Wednesday, November 6, 2013
Writing Exercise – the rondeau
By Ashley Lister
This month I wanted to work with the rondeau. The reason why I wanted to tackle the rondeau this month is because arguably the most famous example of the rondeau is ‘In Flanders Fields’ by Canadian army physician, and poet, Lieutenant John McCrae. ‘In Flanders Fields’ is a poem we hear often during this month of remembrance and it seemed apposite to consider the structure that supports this great work.
The rondeau is a form of French poetry with 15 lines and a fixed, distinctive rhyme scheme. The rondeau also makes use of refrains, which are repeated according to the stylized pattern.
The rhyme scheme for the rondeau is: a a b b a a a b C a a b b a C, where a and b are the end rhymes and C is the refrain.
Technically each line of the rondeau should consist of eight syllables (except for the refrains which are half lines of four syllables). Ideally, the poem should be laid out in three stanzas and the refrain should be identical to the beginning of the first line.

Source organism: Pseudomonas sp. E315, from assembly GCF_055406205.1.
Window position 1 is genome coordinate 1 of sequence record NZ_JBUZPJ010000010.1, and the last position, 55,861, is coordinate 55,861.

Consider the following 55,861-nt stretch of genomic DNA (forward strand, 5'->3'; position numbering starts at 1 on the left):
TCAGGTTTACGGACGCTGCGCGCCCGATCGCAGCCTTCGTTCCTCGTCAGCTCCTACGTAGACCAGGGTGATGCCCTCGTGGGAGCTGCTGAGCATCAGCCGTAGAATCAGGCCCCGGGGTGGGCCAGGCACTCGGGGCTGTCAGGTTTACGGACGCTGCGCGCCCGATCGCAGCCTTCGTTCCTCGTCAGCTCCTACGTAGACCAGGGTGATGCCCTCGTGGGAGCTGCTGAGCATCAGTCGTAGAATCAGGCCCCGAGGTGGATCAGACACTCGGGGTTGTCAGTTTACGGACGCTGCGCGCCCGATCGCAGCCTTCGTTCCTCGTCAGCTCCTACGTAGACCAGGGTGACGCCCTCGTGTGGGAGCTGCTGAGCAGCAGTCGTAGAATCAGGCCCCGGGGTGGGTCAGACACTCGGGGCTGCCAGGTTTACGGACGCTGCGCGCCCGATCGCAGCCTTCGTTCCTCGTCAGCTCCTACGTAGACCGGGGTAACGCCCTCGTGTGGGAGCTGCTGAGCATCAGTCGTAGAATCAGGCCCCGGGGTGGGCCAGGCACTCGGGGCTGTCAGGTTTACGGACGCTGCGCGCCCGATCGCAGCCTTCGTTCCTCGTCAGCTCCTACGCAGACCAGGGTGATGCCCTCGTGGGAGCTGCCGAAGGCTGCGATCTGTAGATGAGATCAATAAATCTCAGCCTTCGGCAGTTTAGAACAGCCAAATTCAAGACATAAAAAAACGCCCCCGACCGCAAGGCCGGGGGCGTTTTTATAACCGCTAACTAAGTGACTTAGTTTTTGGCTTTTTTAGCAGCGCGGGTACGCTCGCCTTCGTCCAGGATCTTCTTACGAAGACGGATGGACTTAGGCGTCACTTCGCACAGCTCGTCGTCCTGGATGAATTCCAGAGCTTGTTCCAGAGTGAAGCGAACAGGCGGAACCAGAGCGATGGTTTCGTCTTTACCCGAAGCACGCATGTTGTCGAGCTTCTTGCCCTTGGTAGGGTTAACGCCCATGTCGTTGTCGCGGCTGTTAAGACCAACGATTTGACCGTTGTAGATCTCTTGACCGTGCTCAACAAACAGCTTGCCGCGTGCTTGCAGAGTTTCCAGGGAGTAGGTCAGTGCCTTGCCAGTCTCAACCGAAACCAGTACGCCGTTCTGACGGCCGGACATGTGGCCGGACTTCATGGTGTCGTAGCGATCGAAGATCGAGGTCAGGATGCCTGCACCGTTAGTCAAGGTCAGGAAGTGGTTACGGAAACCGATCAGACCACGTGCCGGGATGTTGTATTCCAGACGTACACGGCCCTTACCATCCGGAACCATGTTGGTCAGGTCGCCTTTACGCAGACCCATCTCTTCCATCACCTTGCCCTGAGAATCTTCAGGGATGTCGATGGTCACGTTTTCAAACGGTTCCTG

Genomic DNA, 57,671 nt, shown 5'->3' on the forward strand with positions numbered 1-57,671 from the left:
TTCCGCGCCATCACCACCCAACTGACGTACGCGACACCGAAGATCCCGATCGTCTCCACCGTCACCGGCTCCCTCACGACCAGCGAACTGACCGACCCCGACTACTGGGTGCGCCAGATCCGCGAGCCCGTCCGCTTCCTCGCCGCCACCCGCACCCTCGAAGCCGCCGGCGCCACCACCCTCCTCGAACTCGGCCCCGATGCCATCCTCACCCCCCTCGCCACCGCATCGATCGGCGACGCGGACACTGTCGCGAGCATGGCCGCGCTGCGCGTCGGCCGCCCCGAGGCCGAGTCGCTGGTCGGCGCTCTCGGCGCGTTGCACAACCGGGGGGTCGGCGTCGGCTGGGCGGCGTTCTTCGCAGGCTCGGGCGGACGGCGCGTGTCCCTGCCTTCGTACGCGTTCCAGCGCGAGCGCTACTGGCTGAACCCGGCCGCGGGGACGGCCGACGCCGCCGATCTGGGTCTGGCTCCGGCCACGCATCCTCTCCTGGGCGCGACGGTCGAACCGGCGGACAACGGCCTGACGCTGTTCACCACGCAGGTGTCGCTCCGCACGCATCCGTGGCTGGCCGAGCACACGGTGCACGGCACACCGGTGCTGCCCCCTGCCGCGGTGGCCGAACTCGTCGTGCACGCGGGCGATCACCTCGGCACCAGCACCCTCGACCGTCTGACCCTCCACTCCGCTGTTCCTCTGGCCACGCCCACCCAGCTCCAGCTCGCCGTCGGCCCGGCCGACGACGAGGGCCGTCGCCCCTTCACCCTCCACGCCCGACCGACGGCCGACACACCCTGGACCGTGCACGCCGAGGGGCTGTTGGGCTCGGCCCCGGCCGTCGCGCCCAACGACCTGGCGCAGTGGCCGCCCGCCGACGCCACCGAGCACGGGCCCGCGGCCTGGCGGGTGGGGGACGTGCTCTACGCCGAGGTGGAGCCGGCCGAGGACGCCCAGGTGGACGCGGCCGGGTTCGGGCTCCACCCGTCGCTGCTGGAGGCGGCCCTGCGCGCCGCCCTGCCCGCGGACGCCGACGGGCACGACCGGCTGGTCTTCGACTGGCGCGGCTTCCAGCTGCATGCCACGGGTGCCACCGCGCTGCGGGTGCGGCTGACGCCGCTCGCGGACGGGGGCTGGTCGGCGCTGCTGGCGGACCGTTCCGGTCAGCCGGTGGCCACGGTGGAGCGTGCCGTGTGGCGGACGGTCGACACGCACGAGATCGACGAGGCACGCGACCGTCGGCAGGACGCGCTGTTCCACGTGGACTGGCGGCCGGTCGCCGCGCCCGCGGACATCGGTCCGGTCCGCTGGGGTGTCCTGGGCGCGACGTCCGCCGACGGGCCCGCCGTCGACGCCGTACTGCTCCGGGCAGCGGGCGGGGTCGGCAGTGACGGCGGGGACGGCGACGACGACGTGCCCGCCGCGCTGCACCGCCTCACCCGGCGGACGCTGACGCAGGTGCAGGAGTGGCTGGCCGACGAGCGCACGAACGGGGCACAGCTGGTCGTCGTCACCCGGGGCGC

All of which is easier to illustrate with an example.
I slash the strap across your back
And thrill to hear the brisk wet smack
When leather strikes unbroken skin
And you beg me to push deep in
To tight confines within your crack
And beg for a more forceful whack
Whilst reaching back to clutch my sac
You’re shrieking with a sated grin
I slash the strap
The pinwheel left a pretty track
The paddle’s bruises ne’er turned black
But stripes of leather suit this sin
You tell me this one’s for the win
And urge more force in my attack
I slash the strap
Fifteen lines of rhyming poetry will always be a challenge, especially when you’re expected to find a refrain and use only two rhymes. The main challenge is finding something to say that bears repeating. I was fortunate here that the phrase ‘I slash the strap’ has a hypnotic rhythm and seems to work within the context of sexual punishment.
As always, I look forward to seeing your poems in the comments box below.